American Queen Steamboat Co. and American Cruise Lines (ACL) — the two major players in the U.S. inland and coastal cruising market — are suspending all cruise operations into April because of coronavirus problems nationwide.

New Albany, Ind.-based American Queen, which expects to resume service April 12, said it made the decision “following widespread governmental restrictions across ports, cities and public institutions.” American Queen announced it had suspended cruise operations on Saturday.

Current sailings will conclude as scheduled, the company said, and it is contacting booked passengers about their upcoming cruises and options. It has canceled 16 sailings including specialty trips on the new American Countess, its fourth vessel which was to be christened in New Orleans on April 4 following a VIP cruise.

American Queen “has been monitoring and managing the COVID-19 situation for weeks,” founder and CEO John Waggoner said in the announcement. “By pausing the operations of our ships, our goal is to reassure our guests, team members and partners of our commitment to the health, safety and well-being of all who sail with us.”

Guilford, Conn.-based ACL, whose season began in late February on the Mississippi River, has canceled 24 sailings, a spokesman said. Cruises are suspended through April 30.

Late last month, long before the U.S. outbreak, ACL said it had the strongest start to a key booking season in the company’s history, reflecting growing demand for small ship cruising.

Until very recently both lines were still sailing and said they had implemented virus prevention measures and beefed up shipboard sanitation procedures.

American Queen, for example, said screening procedures for passengers and crew included a health questionnaire and temperature taking. Anyone with a temperature 100 degrees or higher was to be sent to a local clinic for further evaluation, according to a March 10 notice on the line’s site.

American Queen also has adjusted payment schedules and temporarily revised its cancellation policy. Passengers booked on a 2020 trip may change to another trip this year with no penalties, and the company will pay any flight change fees.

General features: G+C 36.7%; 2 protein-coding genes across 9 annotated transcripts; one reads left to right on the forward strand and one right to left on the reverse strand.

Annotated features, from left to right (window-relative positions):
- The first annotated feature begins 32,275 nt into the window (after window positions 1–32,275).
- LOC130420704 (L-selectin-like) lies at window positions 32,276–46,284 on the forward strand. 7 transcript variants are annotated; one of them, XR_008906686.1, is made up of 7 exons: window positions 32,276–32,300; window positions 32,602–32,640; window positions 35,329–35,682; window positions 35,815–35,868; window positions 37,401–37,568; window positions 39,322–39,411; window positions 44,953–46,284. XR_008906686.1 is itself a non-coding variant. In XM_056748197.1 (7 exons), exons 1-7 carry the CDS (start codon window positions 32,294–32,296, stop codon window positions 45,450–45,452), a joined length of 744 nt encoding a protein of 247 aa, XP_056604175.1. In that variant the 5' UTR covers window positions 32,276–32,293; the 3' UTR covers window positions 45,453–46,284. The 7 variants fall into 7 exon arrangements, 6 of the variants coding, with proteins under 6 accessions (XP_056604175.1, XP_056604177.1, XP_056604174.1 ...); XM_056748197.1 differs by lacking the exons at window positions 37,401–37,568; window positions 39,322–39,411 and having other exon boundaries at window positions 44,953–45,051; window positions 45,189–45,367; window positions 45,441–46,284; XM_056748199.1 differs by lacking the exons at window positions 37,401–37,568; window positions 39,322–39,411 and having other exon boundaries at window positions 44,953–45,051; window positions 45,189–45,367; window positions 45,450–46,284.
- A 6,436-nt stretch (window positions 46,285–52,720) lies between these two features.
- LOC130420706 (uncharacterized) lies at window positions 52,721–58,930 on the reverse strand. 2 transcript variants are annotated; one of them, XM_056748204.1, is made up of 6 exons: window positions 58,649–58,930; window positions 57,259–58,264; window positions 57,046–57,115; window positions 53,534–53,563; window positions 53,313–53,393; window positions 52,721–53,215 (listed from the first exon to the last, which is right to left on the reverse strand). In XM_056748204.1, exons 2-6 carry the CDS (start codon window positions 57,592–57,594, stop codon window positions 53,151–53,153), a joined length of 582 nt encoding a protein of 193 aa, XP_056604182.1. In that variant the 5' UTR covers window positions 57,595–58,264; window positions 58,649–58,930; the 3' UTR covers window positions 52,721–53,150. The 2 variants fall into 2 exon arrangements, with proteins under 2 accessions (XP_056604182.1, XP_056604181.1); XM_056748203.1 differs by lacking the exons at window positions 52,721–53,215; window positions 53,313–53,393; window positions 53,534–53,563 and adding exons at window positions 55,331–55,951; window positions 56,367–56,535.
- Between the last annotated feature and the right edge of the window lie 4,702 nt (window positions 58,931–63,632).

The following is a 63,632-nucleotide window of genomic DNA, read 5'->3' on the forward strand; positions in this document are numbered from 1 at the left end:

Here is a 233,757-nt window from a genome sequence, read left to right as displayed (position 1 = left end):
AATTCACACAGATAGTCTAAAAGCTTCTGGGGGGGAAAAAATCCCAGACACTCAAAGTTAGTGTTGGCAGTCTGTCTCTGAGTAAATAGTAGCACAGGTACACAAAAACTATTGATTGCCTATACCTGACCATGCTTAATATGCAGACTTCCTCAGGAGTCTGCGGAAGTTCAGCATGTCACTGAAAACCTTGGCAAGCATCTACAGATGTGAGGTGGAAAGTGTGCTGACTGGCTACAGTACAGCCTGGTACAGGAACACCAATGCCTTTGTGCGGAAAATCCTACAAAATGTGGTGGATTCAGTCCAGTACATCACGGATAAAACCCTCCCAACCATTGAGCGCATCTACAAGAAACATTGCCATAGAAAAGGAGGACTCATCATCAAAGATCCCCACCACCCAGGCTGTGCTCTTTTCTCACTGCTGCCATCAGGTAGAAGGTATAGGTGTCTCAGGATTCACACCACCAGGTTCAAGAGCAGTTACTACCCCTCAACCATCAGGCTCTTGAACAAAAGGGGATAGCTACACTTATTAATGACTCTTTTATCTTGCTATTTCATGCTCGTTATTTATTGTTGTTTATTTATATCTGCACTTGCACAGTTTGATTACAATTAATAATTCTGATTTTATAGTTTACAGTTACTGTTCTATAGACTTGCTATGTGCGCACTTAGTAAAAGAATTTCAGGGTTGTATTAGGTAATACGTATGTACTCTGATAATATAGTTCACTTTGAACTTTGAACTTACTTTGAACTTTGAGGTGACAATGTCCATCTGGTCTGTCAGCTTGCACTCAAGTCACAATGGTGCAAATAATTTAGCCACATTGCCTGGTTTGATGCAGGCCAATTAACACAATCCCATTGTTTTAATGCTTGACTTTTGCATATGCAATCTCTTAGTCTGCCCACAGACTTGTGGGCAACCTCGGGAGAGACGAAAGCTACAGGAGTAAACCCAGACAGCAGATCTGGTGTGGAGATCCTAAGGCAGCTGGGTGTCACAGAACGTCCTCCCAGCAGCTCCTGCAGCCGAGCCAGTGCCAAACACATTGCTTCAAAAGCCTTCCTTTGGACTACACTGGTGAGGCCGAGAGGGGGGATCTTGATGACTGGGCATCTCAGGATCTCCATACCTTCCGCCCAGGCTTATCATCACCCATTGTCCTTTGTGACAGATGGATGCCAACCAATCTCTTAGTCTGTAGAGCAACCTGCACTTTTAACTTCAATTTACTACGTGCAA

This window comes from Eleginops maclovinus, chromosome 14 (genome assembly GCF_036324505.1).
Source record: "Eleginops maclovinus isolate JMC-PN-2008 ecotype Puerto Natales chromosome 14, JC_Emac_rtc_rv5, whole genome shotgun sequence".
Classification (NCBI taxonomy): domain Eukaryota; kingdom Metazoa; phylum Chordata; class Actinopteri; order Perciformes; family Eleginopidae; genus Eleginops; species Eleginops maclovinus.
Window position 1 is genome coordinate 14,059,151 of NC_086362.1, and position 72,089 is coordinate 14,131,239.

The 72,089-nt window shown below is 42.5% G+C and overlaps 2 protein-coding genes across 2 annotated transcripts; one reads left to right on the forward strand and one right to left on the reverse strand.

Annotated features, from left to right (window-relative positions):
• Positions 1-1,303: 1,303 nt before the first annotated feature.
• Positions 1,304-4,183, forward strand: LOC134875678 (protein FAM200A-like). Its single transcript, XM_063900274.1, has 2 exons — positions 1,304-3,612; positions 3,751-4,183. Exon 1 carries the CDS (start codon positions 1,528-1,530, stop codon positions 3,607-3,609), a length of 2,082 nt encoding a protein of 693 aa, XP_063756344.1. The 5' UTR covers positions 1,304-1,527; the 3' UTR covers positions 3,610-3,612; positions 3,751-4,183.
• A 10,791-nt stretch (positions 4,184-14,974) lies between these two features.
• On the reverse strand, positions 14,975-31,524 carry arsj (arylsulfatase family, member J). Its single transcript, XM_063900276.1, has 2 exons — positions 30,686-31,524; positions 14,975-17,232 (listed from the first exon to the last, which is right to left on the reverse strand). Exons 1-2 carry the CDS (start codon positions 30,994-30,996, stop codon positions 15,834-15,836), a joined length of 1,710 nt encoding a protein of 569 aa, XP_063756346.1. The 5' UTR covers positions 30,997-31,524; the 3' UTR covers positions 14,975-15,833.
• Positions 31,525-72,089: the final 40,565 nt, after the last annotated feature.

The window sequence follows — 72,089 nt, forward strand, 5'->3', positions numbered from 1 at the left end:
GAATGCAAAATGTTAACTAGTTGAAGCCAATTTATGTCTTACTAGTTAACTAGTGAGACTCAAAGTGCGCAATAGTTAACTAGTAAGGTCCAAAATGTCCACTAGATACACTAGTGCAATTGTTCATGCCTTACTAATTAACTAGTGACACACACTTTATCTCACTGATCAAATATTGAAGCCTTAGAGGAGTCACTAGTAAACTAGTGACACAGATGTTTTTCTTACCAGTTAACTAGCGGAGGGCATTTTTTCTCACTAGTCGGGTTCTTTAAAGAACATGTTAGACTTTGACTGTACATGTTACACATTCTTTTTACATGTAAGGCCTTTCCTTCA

ACL, which has 12 vessels, is offering passengers on sailings through Aug. 31 the option to cancel for any reason up to 24 hours before their trip and get a voucher for the full amount paid, which must be used for travel before Dec. 31, 2021.

The virus threatens one of the healthiest segments of the workboat market.

The Passenger Vessel Association last week issued a statement recommending that its members “strictly adhere to well documented guidelines and procedures to combat the spread of Coronavirus,” such as those from the Centers for Disease Control (CDC), showing their commitment “to protecting the health and safety of both passengers and crew.”

“It is important for the traveling public to understand that most U.S.-flagged passenger vessels are small businesses operating short duration trips of just a few hours,” said PVA president Colleen Stephens. “Whether dinner boats, ferries or whale watch vessels, which are U.S.-built and crewed by U.S. citizens, we have much in common with shore-side restaurants and other attractions.”

Check out the latest on the coronavirus pandemic and the workboat industry here.

Dale DuPont has been a correspondent for WorkBoat since 1998. She has worked at daily and weekly newspapers in Texas, Maryland, and most recently as a business writer and editor at The Miami Herald, covering the cruise, marine and other industries. She and her husband once owned a weekly newspaper in Cooperstown, N.Y., across the alley from the Baseball Hall of Fame. A South Florida resident, she enjoys sailing on Biscayne Bay, except in hurricane season.